New protocols established by the federal Centers for Disease Control to prevent the spread of the virus, which has an incubation period of up to 21 days, say that anyone who experiences a fever within three weeks of returning from West Africa should seek medical attention then be isolated for two to four days until they are diagnosed. The students are in clinical training so on their return, many would be working in hospitals, having contact with many more people, Mills said.
Also of concern, Morton said, was that the students would be perceived as health care professionals by a public that could become very frightened if the virus continues to spread.
“Just because there are 40 people who know something about health care, they don’t know anything about health care in Africa,” she said. Also, the work they were going to perform was not critical, life-saving intervention.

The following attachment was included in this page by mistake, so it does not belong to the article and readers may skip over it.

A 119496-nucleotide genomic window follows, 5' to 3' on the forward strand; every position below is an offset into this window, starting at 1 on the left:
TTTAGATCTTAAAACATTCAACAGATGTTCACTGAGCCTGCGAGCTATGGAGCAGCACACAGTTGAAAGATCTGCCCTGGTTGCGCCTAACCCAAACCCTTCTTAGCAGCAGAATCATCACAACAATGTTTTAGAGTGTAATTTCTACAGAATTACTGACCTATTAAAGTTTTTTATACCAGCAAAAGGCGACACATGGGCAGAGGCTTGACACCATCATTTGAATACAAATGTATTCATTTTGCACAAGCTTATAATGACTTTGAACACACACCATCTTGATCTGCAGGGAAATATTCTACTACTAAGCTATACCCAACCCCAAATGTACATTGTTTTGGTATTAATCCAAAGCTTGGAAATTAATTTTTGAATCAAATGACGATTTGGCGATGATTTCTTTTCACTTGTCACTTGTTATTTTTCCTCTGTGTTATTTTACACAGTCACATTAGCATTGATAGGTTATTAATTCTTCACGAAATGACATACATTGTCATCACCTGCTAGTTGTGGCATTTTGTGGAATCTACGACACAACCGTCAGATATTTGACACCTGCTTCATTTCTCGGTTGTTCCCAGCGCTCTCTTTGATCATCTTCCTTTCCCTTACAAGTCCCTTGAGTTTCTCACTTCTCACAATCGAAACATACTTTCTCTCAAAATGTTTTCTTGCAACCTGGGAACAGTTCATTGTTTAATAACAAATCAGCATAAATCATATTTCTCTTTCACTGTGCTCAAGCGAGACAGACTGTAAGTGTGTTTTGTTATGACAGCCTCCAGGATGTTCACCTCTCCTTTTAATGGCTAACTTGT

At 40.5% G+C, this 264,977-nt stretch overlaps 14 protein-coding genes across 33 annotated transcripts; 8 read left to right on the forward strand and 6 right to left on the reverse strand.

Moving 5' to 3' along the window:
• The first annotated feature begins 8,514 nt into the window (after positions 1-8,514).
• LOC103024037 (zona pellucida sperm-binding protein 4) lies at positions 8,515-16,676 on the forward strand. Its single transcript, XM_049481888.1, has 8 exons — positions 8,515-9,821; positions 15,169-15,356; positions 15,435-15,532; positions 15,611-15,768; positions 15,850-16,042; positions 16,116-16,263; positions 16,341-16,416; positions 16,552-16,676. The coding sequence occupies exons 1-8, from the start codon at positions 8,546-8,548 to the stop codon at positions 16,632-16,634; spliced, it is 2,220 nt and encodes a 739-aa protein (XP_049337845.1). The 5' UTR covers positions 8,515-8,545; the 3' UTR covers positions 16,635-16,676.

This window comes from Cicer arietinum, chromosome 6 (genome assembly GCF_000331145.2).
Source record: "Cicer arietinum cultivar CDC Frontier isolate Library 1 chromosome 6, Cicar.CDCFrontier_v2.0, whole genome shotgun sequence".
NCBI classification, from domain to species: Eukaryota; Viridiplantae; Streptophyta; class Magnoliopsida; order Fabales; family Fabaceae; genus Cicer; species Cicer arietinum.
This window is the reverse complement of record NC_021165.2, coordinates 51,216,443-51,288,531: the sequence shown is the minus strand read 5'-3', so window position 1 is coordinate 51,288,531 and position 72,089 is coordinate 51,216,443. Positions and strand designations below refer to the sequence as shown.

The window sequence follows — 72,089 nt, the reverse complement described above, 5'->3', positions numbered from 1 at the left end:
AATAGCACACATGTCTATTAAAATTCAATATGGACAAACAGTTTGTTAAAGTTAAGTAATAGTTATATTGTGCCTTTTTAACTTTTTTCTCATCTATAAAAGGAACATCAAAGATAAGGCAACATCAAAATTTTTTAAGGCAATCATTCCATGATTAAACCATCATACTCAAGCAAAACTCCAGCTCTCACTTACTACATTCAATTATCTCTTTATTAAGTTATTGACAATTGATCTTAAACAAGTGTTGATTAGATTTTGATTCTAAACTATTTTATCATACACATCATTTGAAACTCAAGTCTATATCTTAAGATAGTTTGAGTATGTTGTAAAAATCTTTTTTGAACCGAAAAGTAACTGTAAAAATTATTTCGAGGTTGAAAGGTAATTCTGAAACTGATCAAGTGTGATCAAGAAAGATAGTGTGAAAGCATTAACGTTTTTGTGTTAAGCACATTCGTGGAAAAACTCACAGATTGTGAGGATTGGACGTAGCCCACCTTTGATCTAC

The school canceled one other trip to Ghana in 2004 because of State Department concerns about political unrest.
The students had raised money for the trip but had trip insurance, said Mills. The cost of the tickets was refunded and the money the students had contributed to program expenses is being returned.
The likelihood of a similar Ebola outbreak in the United States, even if the virus makes it here, is slim, said Dr. Sheila Pinette, director of the Maine Center for Disease Control. U.S. health care systems are better able to isolate sick people to keep a disease from spreading. But she said it is important everyone follow the recommended precautions.
“It’s only an airplane flight away, basically,” she said. “Right now the most important thing is containment.”
The Associated Press contributed to this report.